Saturday, December 22, 2018

From the Bloc 11 Cafe: Interview with jo jo lazar--poet/writer/burlesque performer, musician

Podcast: Interview with jo jo lazar  ( Click on to listen....)

jojo Lazar, “the burlesque poetess” is a Somer-vaudevillian multimedia visual and performance artist. She plays ukulele and flute in ‘The Army of Toys’ band, and teaches uke, creative writing, and zine-making. You can find blackout poetry & more collages - @poetessS on social media

Podcast: Interview with jo jo lazar

Wednesday, December 19, 2018

Let Us Now Speak of Extinction Michael C. Keith

Let Us Now Speak of Extinction
Michael C. Keith
Copyright © 2018 Michael C. Keith
MadHat Press
Asheville, NC
231 pages, $21.95, softbound

Review by Zvi A. Sesling

Flash fiction, micro fiction, prose poetry. Whatever you choose to call it, Michael. C. Keith’s Let Us Now Speak of Extinction is 231 pages of pure enjoyment. His stories, many of which are just a few lines and others less than one page, encompass many scenarios a number of them with ironically humorous endings and titles that he has obviously spent time creating.

In “Adjusting One’s Priorities” Keith keys in on the self-absorbed viewer of a tragedy: "Frank saw a small plane flip and fall to to earth. He had five minutes left of his lunch hour and still had not eaten his dessert. What should I do? he wondered."

Keith also has a jaundiced eye when writing about old age and its optimism versus its fears. While everyone is doomed to extinction, in “You Bet Your Life” it is not about the Groucho Marx television show of the 1950s but rather a future which Keith sees as a possibility. The story is a cousin to a story which was later made into a movie called “The Four Feathers.”

"Six old friends got together and decided to wager on whom among them would live the longest. Each would put five dollars into the hat each week, and the last person standing would win. Since they all were only in their early 70s, they felt the pot could end up being quite substantial, and that’s what spurred them on -- that and the fact that each septuagenarian felt he was in better shape than the others. The first member of the group passed away after five years, and over the next dozen years, everyone else in the pool had expired, except one.Unfortunately, he could neither stand up nor recall anything about the bet."

As one can see just by these two stories, Keith casts a sarcastic eye on people, his view being that no one is really on the positive side of life’s ledger. In the first story Frank could be anywhere from his twenties to his fifties and not only more interested in his food but sees little interest in reporting a tragedy and possibly saving lives.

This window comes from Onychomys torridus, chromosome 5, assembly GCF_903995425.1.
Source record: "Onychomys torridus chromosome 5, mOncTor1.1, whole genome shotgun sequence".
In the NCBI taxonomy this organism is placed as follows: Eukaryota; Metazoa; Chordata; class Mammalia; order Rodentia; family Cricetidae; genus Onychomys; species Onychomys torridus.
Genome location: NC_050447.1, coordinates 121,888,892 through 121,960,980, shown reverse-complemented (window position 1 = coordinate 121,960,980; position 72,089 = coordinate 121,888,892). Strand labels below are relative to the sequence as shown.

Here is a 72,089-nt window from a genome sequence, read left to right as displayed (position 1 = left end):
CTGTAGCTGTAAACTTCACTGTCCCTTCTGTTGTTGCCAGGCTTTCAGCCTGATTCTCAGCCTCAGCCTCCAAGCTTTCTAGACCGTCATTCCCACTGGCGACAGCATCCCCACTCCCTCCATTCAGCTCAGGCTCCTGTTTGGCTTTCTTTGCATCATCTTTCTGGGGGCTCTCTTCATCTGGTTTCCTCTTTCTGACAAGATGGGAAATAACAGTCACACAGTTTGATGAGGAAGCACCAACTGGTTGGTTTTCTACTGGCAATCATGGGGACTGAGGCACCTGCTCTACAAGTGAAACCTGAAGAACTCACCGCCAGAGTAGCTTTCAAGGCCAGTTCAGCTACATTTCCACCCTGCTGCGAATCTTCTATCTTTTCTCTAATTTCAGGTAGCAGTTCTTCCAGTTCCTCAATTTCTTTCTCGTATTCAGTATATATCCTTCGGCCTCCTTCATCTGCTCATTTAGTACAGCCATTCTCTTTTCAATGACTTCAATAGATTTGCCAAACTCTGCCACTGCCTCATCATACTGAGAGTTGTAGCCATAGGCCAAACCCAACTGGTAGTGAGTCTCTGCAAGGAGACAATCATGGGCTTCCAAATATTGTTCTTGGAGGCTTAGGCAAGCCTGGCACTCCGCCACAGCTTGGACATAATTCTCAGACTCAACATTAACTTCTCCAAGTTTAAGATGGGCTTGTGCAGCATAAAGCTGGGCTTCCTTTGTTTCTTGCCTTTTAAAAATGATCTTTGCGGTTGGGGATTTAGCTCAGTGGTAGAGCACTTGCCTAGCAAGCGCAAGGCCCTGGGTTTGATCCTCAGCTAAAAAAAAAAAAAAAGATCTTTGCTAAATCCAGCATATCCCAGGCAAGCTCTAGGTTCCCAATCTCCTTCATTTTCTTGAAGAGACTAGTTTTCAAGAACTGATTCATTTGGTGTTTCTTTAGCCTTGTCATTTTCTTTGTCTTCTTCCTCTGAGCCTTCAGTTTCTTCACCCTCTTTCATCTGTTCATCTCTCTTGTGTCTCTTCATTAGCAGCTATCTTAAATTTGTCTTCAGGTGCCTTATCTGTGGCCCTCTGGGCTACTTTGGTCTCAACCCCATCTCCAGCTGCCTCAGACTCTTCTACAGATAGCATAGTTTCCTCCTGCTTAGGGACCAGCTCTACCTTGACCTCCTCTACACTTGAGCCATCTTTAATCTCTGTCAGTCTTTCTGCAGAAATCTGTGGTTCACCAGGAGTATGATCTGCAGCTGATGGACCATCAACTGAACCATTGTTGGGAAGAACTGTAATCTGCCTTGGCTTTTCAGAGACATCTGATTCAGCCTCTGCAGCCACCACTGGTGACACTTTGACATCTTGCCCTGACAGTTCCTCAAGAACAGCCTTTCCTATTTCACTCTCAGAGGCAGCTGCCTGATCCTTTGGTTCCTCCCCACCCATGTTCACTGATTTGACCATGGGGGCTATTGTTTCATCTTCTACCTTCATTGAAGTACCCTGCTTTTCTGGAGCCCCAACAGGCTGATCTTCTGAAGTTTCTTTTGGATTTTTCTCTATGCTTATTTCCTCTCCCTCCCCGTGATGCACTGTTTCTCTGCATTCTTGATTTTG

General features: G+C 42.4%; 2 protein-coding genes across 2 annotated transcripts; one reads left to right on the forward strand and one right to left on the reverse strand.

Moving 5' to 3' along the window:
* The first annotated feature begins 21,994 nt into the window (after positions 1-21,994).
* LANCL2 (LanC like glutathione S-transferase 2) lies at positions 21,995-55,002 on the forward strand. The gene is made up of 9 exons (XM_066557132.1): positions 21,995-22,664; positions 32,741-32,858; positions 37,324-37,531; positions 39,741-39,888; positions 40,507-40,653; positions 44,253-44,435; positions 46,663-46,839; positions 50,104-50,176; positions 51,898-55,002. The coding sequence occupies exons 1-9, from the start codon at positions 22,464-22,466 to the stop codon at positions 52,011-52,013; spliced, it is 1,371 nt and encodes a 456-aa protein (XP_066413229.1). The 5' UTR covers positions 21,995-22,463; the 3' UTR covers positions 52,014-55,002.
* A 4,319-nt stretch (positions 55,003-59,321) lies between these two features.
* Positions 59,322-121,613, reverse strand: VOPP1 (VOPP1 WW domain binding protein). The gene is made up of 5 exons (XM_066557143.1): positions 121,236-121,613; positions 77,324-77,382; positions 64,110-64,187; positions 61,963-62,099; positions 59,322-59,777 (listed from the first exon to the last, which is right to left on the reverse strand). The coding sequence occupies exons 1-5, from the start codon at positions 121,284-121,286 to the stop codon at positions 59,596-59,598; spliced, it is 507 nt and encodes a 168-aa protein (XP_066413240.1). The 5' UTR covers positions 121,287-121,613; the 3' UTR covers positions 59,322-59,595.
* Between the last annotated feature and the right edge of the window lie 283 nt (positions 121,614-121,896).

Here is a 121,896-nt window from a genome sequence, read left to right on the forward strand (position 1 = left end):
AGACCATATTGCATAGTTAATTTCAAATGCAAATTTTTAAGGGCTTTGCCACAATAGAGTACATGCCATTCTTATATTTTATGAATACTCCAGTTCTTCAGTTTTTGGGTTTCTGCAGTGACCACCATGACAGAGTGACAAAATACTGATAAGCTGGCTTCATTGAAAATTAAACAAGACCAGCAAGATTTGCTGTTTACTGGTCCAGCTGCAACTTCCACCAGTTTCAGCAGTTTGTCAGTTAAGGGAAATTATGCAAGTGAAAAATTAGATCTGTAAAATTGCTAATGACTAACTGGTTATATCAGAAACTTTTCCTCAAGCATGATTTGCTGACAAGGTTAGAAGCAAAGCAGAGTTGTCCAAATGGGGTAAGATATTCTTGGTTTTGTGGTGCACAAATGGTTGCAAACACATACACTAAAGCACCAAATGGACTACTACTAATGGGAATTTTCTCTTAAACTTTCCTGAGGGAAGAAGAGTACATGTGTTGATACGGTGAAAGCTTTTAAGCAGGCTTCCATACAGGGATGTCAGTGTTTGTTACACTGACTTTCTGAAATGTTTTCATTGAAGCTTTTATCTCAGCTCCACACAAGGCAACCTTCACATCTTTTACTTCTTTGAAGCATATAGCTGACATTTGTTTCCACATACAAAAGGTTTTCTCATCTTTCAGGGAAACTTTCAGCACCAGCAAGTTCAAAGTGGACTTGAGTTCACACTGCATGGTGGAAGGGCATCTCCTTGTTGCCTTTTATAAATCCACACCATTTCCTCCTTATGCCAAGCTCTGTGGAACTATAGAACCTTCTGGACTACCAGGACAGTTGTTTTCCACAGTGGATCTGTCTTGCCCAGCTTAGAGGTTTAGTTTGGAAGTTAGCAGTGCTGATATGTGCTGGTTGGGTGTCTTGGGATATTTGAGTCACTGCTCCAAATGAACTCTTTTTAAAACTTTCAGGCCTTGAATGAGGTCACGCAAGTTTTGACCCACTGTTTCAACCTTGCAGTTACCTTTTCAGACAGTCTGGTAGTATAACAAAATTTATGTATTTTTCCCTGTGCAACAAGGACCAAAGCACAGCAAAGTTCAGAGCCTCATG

The second story paints a bleak look at what all humans face – a future that ends with little hope as death is final outcome for all living things. That theme figures perfectly into Keith’s title about extinctions.

Speaking of extinction, in “Cotillion of the Fittest” Keith sees the end of humanity as follows:It wasn’t three days after the last human died that the cockroaches and rats held a dance. Although he does not tell us why all of humanity has passed into extinction, we learn that two of our most feared creatures on earth, cockroaches and rats have survived and are holding a celebratory dance to acknowledge their inheritance of the planet, or perhaps just simple happiness as not being killed anymore by the top animal kingdom.

Another of Keith’s likes is food, often the sweet. In “Profound Discourse At A Dunkin” he explains the importance of a sweet something to a discussion of human existence:

“When contemplating the nature of human existence, it’s very easy to reach the conclusion that the whole thing is a cruel absurdity,” said Gill.'Oh, jees, fellas, Gill is getting all existential on us. What do you expect us to do with that information?' replied Doug, winking at fellow members of the Somerville Old Farts Breakfast Club. 'Well,' answered Gill, 'You could add meaning to my life by buying me another Vanilla Frosted with Sprinkles.'"

Despite what often seems like a negative spin, Michael Keith’s Let Us Now Speak of Extinction is comedic take on like, death and everything in between. It is a book one fights with one’s self not to put down because what is on the next page might (an often is) more entertaining than the page just finished. Get yourself a copy and enjoy more than 200 pages of pure entertainment.

Sunday, December 16, 2018

The Sunday Poet: Kuoya Dut

Kuoya Dut

I am Kuoya Dut. A junior finance major at Endicott college. I was born in South Sudan and raised and educated in Kenya. I am passionate about writing and fashion design. My hobbies include running, hiking, soccer and playing pool. I have hosted a radio show in the past too.


After it pours, after the ever-dry soil

is turned into a mould of mud the

mighty waters of the seasonal river

can be seen snaking down the dry

banks of the laga children playing

in the silt of the riverbeds pulling

their soccer posts out as they beam

in excitement, running around

the waters, frothy at the mouth stealthily

creeping in like a mugger, soon, the current

is a buzzing mass of strong waters, carrying

big branches and boulders underneath.